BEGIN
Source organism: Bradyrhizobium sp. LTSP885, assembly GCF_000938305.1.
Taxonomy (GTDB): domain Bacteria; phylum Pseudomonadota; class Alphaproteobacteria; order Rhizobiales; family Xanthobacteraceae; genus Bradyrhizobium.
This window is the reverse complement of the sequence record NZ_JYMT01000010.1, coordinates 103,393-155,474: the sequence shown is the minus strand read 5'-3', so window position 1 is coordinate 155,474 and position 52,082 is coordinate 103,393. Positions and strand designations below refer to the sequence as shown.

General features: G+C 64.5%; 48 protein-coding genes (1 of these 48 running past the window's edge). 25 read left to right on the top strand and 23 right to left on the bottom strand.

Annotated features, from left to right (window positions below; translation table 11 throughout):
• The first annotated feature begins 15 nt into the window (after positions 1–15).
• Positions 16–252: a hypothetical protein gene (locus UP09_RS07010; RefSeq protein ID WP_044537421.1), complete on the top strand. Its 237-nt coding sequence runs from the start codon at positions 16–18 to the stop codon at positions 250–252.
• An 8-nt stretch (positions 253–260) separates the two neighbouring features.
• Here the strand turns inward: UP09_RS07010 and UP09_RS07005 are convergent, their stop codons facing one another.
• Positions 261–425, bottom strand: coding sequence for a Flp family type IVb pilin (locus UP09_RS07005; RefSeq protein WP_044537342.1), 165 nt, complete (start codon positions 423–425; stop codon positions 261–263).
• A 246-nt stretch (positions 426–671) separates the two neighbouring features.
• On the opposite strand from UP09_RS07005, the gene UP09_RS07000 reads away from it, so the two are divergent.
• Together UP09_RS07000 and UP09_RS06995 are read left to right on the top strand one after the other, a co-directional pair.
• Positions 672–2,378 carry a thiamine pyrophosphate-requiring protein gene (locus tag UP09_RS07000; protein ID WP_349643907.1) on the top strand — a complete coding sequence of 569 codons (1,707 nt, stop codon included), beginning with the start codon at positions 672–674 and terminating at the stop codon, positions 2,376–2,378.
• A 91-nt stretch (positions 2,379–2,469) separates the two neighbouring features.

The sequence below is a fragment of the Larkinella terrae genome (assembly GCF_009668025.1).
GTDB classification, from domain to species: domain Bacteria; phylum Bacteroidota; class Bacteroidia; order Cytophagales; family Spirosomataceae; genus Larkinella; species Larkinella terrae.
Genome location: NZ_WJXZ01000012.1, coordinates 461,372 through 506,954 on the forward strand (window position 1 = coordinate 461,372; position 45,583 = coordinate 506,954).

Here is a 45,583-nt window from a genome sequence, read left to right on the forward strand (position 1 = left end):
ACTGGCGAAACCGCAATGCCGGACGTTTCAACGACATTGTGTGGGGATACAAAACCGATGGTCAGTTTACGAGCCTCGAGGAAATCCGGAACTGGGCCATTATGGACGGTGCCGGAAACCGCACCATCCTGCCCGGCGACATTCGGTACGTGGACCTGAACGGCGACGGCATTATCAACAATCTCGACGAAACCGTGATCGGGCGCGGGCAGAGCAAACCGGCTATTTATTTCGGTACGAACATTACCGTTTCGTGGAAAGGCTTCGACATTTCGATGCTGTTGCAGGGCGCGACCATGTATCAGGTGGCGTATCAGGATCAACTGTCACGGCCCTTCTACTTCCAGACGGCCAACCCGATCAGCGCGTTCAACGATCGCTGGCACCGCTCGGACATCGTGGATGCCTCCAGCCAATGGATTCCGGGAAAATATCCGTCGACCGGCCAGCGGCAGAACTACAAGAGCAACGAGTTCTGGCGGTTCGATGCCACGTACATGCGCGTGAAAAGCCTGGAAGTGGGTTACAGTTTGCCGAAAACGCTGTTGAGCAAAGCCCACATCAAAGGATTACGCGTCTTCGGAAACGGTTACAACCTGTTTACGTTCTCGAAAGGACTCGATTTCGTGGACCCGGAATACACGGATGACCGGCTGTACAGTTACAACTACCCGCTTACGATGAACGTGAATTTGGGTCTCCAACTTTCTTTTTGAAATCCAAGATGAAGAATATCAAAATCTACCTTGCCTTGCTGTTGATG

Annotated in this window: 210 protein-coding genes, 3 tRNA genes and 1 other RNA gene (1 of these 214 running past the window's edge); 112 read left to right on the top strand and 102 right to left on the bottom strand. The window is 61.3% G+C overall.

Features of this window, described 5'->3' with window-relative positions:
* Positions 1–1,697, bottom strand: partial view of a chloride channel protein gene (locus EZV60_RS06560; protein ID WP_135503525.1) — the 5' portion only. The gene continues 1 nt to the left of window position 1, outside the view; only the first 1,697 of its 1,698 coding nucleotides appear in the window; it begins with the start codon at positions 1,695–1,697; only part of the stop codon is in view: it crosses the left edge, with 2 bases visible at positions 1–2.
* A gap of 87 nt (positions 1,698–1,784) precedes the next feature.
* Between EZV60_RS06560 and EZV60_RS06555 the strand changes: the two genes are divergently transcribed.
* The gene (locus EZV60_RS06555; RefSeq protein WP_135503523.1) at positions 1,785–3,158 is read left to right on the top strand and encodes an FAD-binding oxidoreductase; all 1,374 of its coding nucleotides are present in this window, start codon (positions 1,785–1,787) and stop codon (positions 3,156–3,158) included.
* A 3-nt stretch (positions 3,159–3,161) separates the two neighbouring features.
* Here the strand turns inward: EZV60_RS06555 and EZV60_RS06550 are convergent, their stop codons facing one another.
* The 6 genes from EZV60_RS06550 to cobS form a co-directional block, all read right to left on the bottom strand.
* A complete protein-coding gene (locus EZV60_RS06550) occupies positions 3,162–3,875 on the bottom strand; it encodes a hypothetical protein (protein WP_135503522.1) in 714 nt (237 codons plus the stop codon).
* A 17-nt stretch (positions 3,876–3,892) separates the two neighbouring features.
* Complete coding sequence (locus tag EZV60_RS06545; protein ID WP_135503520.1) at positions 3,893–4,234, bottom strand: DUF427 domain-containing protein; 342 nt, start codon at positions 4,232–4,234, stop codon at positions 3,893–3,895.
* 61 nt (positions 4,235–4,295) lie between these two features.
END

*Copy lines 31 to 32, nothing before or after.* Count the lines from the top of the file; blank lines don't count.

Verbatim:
* A 17-nt stretch (positions 3,876–3,892) separates the two neighbouring features.
* Complete coding sequence (locus tag EZV60_RS06545; protein ID WP_135503520.1) at positions 3,893–4,234, bottom strand: DUF427 domain-containing protein; 342 nt, start codon at positions 4,232–4,234, stop codon at positions 3,893–3,895.